Head dancers Amy White and Nicholas Deleary on a break at the 9th Annual George Brown College Four Sacred Colours Pow Wow, held April 1 at the George Brown College campus on Toronto’s waterfront.

By Rick Garrick

TORONTO—Chippewas of the Thames’ Nicholas Deleary enjoyed his head male dancer role at the 9th Annual George Brown College Four Sacred Colours Pow Wow on April 1.

“This was great — it was fun,” says Deleary, who began dancing in the 1970s and is currently a part-time Ojibway language teacher at George Brown College. “It feels like it was two days.”

Deleary says there were dancers from all over Canada at the Pow Wow.

“We have a mixture of all different cultures from B.C., Alberta, Saskatchewan, Quebec,” Deleary says. “And the students here also mix with the students at Humber [College] and Ryerson [University] and [University of Toronto]. So it’s a big community. It’s not a reserve, but we see everybody.”

The Pow Wow also featured a showcase of the different dance styles as well as intertribal, a round dance, a giveaway dance, and a healing dance.

“It’s great to see this,” Deleary says. “It’s really important to see the young people dancing for fun and getting out with their families and celebrating together, visiting and socializing. It’s just a great way to spend a whole Saturday doing this.”

Walpole Island’s Amy White, head female dancer, says it was an awesome Pow Wow.

“Everyone was just giving it their all,” White says. “My role as the head dancer was to lead the opening, the closing. We had a healing dance, so I was asked as [part of my] responsibility to introduce the healing dance.”

Whitefish River’s Jolene May, Aboriginal student support worker and events planner at George Brown College, says there was a good turnout with about 50 dancers at the Pow Wow.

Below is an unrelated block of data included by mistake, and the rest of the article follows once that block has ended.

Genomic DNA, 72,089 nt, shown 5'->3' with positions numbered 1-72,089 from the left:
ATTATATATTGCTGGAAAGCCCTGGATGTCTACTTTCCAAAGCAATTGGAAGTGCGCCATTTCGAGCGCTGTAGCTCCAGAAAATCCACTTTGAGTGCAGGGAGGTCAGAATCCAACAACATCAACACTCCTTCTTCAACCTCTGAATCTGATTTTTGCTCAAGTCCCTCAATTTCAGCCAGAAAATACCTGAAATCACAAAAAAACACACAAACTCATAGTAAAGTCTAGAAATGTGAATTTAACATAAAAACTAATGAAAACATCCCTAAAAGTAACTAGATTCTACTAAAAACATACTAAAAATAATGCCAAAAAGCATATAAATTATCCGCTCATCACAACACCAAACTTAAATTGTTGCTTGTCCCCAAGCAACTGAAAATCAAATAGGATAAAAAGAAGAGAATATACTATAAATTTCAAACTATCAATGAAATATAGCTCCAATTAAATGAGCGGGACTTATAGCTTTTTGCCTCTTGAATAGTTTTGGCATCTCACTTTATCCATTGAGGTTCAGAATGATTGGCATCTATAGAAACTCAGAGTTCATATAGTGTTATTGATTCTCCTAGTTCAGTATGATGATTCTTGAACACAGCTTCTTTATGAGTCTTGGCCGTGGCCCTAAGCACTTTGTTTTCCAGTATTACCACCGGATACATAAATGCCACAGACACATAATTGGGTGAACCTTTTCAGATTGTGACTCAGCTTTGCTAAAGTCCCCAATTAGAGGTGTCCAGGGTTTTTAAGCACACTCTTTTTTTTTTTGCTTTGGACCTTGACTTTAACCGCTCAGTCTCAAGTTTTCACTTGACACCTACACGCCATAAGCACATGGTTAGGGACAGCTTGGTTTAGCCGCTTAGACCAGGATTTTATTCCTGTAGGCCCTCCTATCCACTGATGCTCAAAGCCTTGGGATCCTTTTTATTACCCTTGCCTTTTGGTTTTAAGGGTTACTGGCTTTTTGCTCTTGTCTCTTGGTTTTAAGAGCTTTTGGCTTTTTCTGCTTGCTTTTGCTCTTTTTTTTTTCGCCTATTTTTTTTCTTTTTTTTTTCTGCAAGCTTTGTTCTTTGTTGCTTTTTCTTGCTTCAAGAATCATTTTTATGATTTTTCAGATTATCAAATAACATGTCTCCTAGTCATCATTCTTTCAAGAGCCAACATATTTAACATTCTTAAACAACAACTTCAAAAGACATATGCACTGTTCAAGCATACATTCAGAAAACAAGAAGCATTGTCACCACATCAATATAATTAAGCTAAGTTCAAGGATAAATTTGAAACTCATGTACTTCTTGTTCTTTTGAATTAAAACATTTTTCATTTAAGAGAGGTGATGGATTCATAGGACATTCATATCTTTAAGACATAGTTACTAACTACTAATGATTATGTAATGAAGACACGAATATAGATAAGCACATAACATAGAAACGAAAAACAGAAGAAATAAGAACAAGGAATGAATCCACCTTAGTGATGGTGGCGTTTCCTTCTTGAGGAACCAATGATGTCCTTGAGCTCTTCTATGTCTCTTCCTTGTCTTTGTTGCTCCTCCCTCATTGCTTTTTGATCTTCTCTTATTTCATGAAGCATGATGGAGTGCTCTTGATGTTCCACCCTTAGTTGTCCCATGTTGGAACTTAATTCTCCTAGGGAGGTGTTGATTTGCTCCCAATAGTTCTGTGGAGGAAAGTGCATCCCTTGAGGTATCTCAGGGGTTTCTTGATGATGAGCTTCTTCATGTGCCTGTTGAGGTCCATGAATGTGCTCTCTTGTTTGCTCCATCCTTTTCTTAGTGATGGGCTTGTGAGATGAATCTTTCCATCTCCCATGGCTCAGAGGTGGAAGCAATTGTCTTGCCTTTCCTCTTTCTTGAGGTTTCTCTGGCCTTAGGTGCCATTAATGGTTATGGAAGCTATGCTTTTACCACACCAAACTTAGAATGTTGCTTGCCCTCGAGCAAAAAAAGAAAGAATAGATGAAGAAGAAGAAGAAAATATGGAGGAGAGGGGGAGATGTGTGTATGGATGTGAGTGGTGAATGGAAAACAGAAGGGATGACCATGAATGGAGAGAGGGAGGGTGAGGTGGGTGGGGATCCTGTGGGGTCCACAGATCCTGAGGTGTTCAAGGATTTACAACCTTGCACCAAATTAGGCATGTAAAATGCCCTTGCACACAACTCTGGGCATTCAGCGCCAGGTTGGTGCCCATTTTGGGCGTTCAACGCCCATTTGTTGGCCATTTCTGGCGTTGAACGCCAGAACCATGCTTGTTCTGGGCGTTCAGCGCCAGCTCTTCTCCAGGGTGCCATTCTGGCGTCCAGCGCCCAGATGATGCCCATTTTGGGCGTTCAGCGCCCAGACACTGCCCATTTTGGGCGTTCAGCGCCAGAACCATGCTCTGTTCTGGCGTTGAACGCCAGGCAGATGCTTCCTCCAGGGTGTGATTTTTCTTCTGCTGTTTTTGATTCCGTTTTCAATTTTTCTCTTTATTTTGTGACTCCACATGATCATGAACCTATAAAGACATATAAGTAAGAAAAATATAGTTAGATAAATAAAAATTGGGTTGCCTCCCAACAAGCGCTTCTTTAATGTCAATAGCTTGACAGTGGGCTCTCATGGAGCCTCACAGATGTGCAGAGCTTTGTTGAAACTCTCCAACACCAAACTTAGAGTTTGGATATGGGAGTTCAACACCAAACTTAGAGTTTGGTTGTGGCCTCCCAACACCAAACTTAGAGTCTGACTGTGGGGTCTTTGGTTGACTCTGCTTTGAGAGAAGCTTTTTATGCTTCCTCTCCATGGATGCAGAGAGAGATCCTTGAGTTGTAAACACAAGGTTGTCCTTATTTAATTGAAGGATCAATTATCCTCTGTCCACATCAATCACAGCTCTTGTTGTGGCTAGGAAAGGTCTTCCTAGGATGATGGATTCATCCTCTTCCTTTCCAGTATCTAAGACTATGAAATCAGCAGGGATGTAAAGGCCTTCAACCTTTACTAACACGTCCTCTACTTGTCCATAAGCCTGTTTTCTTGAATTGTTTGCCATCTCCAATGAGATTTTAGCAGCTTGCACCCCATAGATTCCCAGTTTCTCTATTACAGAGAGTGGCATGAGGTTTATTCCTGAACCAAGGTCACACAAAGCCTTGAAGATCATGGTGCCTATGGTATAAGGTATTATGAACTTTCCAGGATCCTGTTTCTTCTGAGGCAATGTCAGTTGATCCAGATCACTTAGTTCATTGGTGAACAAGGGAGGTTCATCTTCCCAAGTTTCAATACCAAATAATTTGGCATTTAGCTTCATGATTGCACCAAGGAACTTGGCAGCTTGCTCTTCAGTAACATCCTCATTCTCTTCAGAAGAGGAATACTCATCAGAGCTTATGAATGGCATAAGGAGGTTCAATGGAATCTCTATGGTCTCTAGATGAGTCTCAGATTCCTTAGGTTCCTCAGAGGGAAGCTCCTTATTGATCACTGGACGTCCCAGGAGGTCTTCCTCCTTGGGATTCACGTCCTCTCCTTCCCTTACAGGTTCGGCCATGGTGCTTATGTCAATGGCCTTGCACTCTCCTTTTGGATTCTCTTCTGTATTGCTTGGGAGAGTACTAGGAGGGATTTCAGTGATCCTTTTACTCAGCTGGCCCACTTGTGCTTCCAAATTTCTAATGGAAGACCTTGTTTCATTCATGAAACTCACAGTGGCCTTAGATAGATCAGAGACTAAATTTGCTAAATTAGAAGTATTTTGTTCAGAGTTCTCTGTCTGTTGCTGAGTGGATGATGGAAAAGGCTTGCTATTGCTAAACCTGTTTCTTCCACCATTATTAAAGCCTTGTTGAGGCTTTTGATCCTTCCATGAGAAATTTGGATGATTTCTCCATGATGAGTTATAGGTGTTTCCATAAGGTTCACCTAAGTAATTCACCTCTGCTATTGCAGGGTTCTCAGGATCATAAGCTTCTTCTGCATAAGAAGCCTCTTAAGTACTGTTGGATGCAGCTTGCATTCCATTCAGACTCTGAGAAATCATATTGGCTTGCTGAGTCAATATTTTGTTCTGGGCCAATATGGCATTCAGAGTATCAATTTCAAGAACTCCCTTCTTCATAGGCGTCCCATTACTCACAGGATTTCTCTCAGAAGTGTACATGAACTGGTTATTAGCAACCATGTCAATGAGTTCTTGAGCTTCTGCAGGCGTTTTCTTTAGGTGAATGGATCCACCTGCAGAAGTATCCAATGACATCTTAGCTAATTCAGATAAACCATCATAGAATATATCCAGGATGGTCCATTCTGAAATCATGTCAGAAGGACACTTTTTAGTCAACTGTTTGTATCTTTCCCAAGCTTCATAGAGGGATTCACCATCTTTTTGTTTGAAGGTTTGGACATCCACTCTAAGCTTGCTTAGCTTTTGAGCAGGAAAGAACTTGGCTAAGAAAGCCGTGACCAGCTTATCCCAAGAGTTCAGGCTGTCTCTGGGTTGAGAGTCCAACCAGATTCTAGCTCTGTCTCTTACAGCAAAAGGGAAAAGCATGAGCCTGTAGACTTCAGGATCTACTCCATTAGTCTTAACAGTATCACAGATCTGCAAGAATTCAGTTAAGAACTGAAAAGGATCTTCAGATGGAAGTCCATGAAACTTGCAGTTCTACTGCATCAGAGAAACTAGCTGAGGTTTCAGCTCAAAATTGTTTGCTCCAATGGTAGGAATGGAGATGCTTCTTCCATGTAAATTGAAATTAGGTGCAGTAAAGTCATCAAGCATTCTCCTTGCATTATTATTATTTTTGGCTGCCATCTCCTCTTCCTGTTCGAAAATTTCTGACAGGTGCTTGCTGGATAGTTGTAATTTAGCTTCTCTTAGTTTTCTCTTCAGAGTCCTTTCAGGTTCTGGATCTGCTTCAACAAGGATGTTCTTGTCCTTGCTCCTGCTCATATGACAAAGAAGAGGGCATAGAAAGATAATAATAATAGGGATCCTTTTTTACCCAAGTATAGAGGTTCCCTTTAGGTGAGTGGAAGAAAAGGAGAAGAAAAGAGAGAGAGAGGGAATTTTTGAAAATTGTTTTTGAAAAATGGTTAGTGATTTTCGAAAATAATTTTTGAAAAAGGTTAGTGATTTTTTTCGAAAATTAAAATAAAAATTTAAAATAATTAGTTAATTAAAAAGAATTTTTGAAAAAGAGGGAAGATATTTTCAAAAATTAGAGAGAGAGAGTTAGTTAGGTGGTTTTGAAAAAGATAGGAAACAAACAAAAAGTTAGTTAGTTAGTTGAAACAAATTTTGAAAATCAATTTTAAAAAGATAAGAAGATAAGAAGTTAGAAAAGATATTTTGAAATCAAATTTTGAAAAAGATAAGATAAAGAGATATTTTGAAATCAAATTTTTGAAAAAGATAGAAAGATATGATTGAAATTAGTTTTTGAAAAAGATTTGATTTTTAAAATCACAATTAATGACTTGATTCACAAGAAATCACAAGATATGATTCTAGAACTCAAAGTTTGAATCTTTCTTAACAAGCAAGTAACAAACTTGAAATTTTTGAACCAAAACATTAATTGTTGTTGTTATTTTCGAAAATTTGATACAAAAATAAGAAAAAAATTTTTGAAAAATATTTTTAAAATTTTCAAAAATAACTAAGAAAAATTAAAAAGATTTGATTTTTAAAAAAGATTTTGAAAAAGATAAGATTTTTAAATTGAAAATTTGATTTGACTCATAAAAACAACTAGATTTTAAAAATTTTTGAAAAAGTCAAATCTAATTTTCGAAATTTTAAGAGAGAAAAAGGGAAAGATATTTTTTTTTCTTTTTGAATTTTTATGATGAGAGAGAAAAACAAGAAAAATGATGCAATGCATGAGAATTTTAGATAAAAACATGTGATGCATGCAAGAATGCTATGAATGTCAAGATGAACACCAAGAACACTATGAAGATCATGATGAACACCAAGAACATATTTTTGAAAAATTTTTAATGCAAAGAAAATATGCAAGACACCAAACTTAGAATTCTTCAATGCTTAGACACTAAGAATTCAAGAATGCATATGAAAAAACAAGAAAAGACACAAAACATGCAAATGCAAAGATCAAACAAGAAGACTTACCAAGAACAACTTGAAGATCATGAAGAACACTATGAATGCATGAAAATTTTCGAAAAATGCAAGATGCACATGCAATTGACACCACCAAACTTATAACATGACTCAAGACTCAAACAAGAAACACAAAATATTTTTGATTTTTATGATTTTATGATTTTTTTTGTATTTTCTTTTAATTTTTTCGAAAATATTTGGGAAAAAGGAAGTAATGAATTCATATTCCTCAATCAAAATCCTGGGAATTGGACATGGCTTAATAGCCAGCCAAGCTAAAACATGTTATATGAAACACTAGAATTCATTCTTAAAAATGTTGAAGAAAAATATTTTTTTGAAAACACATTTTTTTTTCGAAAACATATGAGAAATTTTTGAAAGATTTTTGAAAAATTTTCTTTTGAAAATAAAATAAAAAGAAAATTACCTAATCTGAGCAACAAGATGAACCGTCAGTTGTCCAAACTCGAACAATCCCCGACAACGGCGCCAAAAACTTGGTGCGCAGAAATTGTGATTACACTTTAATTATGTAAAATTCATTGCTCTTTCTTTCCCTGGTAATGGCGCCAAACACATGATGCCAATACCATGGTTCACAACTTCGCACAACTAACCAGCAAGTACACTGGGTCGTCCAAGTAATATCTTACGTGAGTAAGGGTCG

“I enjoyed it — the weather was nice,” May says. “There was five drum groups, the host drum was Young Creek.”

May says the Pow Wow gives non-Indigenous people a chance to learn about the First Nations culture.

“We had [English as a Second Language] volunteers, so it was their very first time at a Pow Wow,” May says. “They go to George Brown to learn English. They’re international students.”

Kettle and Stoney Point’s Derrick Bressette also enjoyed participating in the Pow Wow.

“This was the best Pow Wow that I was at in a long time,” Bressette says, noting that he used to emcee the Pow Wow. “I had a lot of fun here. I know a lot of the singers, the dancers, I know Bob Goulais, [this year’s] emcee, personally.”

Wikwemikong’s Lori Budge, coordinator of Indigenous initiatives and counselling at George Brown College, says the Pow Wow was well organized this year.

“We had a lovely day, cloudy in the morning and sunny at night, not too hot and not too cold,” Budge says. “Attendance was good, maybe not our biggest attended year, but certainly one of our top three. We love to hold [the Pow Wow] on the waterfront. It’s in a new building.”

The Pow Wow also featured a feast as well as selection of Indigenous art, crafts, and wares for sale.

“It was an amazing success,” says Ian Wigglesworth, interim Dean of the Centre for Preparatory and Liberal Studies at George Brown College. “We have a lot of Indigenous students at George Brown, but more important is we are all treaty people. So the ability to interact with Canada’s history and its current culture is a really important aspect of what we do at George Brown.”